By Mathieu Galtier.
Sebha, 22 September 2013:
The King (of Kings of Africa) is dead. Long live the people!
Since the death of Qaddafi, . . .[restrict]control of Fezzan has been divided between the three main ethnic groups: Arabs, Tebus and Tuaregs. With state authority absent in this part of Libya, each of the three “people” is trying to implement its own rules in its strongholds.
Sebha, capital of Fezzan, has officially 150.000 inhabitants, “probably more than 200,000 actually,” Ayoub Zaroug, president of the local council, thinks. Arabs, Tuaregs and Tebus are living in the city.
Together, but each one in a specific location.
For instance, in Qaheera area (formerly known as Tayuri area), in the south-east of the town, Arabs, Tebus and Tuaregs have their owns blocks.
“We are living peacefully all together. Last year, Awlad Sulaiman tribe and Tebus fought each other but now the situation is under control. Everyone is staying in their blocks. But there is now real security because the police don’t want to come to Qaheera. Criminals have better weapons than them so they fear for their lives”, Adam Ahmed Dazi, the (Tebu) chief of the area, reveals.
Only 60 men – thuwars and ordinary citizens – have volunteered to be part of the security force in Qaheera. As a result, the former Indian construction site has been annexed by criminals and offenders. The site is like an open supermarket for drugs, alcohol, oil, weapons and the like.
No police, no justice, no army in Fezzan
“I understand that policemen are afraid. They have guns; the bad guys have RPGs. We need a strong government”, Ayoub Zaroug says.
Waiting for the dream to come true, local leaders use resourcefulness. Judges refuse to trial criminals throughout Fezzan because they fear the consequences. So when one s caught, he is handed over to leaders of his tribe who offer to be guarantors if he has to be judged one day. Murderers are kept in jail because the judge continuously postpones the trial.
No police, no justice and no army to control the border.
Libyan have to rely on their themselves alone.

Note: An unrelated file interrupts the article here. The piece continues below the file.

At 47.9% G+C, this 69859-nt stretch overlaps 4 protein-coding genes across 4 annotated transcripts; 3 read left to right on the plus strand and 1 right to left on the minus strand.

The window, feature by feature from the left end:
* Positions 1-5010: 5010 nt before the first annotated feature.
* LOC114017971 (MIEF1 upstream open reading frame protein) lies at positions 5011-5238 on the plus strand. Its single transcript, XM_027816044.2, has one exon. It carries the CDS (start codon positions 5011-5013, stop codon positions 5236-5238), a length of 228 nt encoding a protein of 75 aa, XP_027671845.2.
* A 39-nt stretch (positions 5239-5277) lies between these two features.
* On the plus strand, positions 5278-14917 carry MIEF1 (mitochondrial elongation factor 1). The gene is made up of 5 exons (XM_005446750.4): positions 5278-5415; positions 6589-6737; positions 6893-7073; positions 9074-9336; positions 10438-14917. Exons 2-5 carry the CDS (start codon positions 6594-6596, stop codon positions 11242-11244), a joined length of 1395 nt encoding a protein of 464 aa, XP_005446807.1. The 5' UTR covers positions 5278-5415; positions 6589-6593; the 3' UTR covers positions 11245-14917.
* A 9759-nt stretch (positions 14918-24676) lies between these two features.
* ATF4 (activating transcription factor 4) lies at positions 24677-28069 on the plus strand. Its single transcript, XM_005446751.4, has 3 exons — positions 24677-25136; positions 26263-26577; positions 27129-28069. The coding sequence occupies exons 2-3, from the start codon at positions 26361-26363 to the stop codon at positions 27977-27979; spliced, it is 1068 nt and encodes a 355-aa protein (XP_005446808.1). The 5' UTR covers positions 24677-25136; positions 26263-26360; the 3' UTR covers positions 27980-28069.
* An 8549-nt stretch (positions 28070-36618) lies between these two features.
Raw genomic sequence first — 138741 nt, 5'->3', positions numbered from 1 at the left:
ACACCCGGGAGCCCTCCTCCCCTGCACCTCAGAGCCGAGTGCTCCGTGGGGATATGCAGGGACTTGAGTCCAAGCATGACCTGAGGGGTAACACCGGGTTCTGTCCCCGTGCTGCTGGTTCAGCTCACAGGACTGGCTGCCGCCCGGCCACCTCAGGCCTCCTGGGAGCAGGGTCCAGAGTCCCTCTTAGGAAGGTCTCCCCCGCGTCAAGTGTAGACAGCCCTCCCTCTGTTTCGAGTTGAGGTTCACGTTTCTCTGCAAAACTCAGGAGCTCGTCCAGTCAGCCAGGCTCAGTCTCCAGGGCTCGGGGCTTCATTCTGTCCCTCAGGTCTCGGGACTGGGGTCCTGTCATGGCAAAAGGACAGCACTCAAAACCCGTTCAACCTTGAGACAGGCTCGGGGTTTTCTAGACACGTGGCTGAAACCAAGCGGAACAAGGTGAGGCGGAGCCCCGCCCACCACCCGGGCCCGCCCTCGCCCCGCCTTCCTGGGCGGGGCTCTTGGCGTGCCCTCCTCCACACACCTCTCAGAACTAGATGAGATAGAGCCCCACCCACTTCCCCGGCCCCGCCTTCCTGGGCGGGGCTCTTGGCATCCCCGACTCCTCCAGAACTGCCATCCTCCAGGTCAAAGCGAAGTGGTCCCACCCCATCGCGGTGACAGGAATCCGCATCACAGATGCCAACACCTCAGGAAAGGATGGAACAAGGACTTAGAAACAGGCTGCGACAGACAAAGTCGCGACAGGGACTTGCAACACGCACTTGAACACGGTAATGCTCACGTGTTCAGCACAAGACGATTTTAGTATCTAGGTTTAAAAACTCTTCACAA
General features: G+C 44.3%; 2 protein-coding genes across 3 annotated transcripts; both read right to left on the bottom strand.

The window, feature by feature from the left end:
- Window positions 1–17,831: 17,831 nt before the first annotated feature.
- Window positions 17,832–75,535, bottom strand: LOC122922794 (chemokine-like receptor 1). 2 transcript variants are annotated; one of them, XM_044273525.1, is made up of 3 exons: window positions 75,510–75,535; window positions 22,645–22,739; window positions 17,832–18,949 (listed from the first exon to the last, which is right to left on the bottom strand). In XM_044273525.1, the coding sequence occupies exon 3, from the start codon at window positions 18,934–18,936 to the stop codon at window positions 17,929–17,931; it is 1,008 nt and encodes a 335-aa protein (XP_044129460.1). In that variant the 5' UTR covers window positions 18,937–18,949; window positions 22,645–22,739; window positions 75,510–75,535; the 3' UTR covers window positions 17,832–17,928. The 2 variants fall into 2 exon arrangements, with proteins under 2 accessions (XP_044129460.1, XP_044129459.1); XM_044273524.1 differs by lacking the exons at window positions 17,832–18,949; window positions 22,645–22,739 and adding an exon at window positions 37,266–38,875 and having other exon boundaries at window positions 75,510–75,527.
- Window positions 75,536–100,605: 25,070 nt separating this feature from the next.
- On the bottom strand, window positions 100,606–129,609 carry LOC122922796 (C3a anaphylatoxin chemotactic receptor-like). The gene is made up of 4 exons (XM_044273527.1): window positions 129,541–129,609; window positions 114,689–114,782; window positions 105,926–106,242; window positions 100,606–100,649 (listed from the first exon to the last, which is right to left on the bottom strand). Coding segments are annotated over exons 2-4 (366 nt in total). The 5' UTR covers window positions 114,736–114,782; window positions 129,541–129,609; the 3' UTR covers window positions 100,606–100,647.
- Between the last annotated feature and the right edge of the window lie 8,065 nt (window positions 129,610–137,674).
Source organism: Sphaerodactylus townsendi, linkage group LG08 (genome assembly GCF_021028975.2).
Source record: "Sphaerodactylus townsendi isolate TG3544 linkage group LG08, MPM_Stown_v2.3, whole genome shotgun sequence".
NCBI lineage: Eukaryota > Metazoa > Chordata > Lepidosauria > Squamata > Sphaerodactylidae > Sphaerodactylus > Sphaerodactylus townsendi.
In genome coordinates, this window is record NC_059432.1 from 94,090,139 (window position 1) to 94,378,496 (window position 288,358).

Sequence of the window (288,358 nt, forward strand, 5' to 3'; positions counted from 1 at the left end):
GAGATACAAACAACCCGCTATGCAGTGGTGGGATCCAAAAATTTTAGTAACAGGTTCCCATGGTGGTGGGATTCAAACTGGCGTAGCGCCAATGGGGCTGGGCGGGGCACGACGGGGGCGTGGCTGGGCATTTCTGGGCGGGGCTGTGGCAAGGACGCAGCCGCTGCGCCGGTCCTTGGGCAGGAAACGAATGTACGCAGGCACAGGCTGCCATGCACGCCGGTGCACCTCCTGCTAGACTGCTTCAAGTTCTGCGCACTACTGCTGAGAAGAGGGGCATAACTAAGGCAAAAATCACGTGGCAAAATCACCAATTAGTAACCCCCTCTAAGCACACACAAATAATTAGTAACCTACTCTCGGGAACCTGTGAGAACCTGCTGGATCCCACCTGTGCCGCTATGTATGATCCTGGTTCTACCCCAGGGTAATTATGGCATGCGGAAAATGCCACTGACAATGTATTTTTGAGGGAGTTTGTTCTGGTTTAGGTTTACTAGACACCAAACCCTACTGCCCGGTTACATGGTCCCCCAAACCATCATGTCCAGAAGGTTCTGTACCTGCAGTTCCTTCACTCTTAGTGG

“Sebha, it is not like Tripoli, Benghazi or Misrata. Here, nobody believed Qaddafi could be overthrown. When he died, the only remaining institutions were the tribes”, Aboazom Al Lafi, chairman of the National Council for Fezzan, explains. Even the Arabs are not homogeneous. There are four main Arabic tribes in Sebha: Awlad Sulaiman, Qaddadfa , Magarha and Warfalla. Awlad Sulaiman members despise Qaddadfa because they consider themselves as the true thuwars in south. The Qaddadfa are not chased in Sebha but they suffer from discrimination. They all live in Manshyia district and keep a low-profile – although not on the night between 31 August and 1 September, the 44th anniversary of Qaddafi’s coup. That night, Qaddafi loyalists shot in the air with all the weapons they had to show they were still there, as the Libya Herald saw.
Recently, the Magarha tribe put pressure on the government by cutting the Man-Made River after the abduction of Anoud Senussi who is from Magarha tribe.
The main rivalry in Fezzan has been between Tuaregs and Tebus. The Tuareg control Obari and the west part of Fezzan. The Tebus’ stronghold is from Murzuk to Kufra. Right after the revolution, Tebus and Tuaregs fought to extend their geographical sphere of influence. Now, for the first time, they have decided to collaborate to control the buffer zone at the border between the Tumu border post (run by Tebus) and the pass of Anay (under Tuareg control). It is an area which includes the Salvador pass (between Libya, Niger and Algeria), widely used by traffickers.